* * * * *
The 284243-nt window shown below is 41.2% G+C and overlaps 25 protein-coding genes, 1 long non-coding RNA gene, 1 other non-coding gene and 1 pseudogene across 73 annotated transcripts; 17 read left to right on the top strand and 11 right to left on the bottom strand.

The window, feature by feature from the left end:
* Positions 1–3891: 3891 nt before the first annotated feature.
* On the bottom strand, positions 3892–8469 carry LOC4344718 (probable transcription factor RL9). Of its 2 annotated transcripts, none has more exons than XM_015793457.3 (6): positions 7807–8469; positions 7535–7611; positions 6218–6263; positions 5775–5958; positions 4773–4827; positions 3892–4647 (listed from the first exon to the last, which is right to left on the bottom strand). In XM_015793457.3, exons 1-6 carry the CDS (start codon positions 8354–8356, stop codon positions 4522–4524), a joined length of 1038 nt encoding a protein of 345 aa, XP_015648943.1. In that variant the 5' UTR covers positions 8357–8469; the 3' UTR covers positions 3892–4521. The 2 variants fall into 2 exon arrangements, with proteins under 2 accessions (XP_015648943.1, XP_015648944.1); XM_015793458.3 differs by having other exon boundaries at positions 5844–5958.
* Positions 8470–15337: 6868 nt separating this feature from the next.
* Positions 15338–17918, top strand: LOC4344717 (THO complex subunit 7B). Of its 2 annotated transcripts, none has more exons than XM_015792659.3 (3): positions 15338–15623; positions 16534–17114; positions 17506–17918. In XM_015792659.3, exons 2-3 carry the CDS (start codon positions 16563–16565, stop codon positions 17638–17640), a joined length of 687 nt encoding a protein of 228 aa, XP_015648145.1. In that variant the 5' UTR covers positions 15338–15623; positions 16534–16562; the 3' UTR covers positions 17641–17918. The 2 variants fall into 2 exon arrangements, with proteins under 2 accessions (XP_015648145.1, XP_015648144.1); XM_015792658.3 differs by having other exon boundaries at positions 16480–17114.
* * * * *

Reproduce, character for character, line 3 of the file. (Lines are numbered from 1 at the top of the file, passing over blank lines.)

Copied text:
* Positions 1–3891: 3891 nt before the first annotated feature.